The specialist called me back at 10 p.m. I had just finished watching a Boston Pops concert at Symphony Hall. As everybody burst into applause, I watched my cellphone vibrating, grabbed it and ran into the lobby. He told me that he does a detailed sonogram before doing a selective reduction to see if one fetus appears to be struggling. The procedure involves a shot of potassium chloride to the heart of the fetus. There are a lot more complications when a woman carries multiples. And so, from the doctor's perspective, it's a matter of trying to save the woman this trauma. After I talked to the specialist, I told Peter, ''That's what I'm going to do.'' He replied, ''What we're going to do.'' He respected what I was going through, but at a certain point, he felt that this was a decision we were making. I agreed.

When we saw the specialist, we found out that I was carrying identical twins and a stand alone. My doctors thought the stand alone was three days older. There was something psychologically comforting about that, since I wanted to have just one. Before the procedure, I was focused on relaxing. But Peter was staring at the sonogram screen thinking: Oh, my gosh, there are three heartbeats. I can't believe we're about to make two disappear. The doctor came in, and then Peter was asked to leave. I said, ''Can Peter stay?'' The doctor said no. I know Peter was offended by that.

Two days after the procedure, smells no longer set me off and I no longer wanted to eat nothing but sour-apple gum. I went on to have a pretty seamless pregnancy. But I had a recurring feeling that this was going to come back and haunt me. Was I going to have a stillbirth or miscarry late in my pregnancy?

I had a boy, and everything is fine. But thinking about becoming pregnant again is terrifying. Am I going to have quintuplets? I would do the same thing if I had triplets again, but if I had twins, I would probably have twins. Then again, I don't know.

by on Aug. 7, 2010 at 9:21 PM
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Replies (1-10):
clovismommy25
by on Aug. 7, 2010 at 9:25 PM

Just fucking sick!

jodyann2
by on Aug. 7, 2010 at 9:28 PM
Wow
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CeeGee81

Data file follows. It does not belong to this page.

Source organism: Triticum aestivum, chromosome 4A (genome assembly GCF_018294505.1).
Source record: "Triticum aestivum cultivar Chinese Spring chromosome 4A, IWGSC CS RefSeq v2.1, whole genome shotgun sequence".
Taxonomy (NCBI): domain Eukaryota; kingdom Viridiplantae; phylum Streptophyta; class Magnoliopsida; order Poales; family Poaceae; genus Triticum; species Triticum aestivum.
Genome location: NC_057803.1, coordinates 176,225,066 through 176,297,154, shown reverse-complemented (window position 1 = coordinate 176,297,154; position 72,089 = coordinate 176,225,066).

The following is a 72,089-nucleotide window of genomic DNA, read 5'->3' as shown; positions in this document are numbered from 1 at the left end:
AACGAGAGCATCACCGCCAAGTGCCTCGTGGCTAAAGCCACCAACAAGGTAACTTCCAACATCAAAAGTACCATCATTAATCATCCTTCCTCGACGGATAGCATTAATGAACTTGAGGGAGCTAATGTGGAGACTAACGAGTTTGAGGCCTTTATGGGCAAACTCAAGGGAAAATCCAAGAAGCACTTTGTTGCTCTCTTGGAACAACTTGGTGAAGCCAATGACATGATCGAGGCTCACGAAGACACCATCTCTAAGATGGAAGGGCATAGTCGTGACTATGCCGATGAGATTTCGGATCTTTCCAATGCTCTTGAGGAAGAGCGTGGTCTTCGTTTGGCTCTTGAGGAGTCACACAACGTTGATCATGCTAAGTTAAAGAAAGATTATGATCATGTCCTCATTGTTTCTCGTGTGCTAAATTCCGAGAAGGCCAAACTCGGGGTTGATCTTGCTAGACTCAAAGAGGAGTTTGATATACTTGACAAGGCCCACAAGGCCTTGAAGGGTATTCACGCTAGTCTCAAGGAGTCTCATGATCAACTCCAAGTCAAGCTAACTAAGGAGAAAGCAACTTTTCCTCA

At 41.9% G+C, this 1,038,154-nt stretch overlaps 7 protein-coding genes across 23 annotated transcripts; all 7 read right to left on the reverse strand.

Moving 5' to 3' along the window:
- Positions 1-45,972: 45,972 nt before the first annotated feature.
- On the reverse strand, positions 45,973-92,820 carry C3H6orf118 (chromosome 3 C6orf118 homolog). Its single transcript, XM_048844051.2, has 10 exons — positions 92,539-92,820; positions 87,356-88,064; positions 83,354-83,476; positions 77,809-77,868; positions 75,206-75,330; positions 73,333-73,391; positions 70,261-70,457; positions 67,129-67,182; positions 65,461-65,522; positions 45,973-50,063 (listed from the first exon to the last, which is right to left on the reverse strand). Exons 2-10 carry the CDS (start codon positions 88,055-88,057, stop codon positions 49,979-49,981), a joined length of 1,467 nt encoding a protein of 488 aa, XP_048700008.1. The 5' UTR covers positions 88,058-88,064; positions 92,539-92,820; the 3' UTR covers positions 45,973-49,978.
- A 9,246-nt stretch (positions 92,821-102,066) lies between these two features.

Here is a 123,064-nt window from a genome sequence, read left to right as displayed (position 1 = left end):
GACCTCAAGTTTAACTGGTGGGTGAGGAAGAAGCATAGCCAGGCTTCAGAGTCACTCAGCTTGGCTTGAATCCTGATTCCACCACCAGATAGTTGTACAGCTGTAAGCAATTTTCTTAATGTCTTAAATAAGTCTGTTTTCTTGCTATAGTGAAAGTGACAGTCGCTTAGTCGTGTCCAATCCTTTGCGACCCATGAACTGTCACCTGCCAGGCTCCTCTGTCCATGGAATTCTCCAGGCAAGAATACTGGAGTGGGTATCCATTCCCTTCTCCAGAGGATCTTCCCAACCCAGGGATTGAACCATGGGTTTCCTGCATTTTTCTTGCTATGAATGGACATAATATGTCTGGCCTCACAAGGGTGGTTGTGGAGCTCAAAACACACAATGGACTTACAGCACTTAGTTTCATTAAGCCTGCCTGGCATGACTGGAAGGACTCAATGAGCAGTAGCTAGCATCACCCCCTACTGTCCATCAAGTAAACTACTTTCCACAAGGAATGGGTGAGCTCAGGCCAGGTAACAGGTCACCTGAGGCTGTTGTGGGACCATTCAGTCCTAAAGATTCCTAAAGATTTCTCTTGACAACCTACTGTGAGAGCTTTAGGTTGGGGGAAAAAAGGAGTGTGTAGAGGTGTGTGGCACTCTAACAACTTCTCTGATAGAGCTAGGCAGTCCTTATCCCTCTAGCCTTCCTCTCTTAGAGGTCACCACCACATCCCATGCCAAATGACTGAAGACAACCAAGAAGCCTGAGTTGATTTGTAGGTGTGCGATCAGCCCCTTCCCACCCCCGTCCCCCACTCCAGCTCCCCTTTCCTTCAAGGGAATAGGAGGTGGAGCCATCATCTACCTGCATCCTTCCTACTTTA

by Ruby Member on Aug. 7, 2010 at 9:28 PM

Agreed.

Quoting clovismommy25:

Just fucking sick!


~lovin' you is like a song I replay, every 3 minutes and 3 seconds of everyday~

ilove.w.a.m.p
by on Aug. 7, 2010 at 9:28 PM
Wow.that's all I'm gonna say !all babies are a blessing and she could have gave 2 up for adoption its just sad people get pregnant and then are like I'm givin up my life well those babies didn't ask to be here
AutymsMommy
by Ruby Member on Aug. 7, 2010 at 9:29 PM

Why is it sick? She knew what she could (and couldn't) handle.

I am a Private School sending, Vaccinating, Non spanking, Nightmare Cuddling, Dessert Giving, Homework Helping, Bedtime Kissing, Book Reading, Academic pushing Mother. I believe in the benefit of organized after school activities. I believe in spoiling my children. I believe that I have seen the village and I do not want it raising my child - I will do that, Thank You. I believe that a woman's place is in the home taking care of her house, children and husband. My husband is head of my home. I am a proud Roman Catholic, as is my husband.             Aimee




 

FunSizeAmber
by on Aug. 7, 2010 at 9:30 PM
That's horrible. That made me very sad.
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firefly63701
by on Aug. 7, 2010 at 9:30 PM
I couldnt imagine doing that.
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AnitaVersion2.0
by on Aug. 7, 2010 at 9:30 PM

 Her choice to make.

Ashlynnsmom0910
by on Aug. 7, 2010 at 9:31 PM

I just couldn't ever do that. I am all about pro choice but I myself could NOT do that.

luvmyangel22
by on Aug. 7, 2010 at 9:31 PM
wow heartless bitch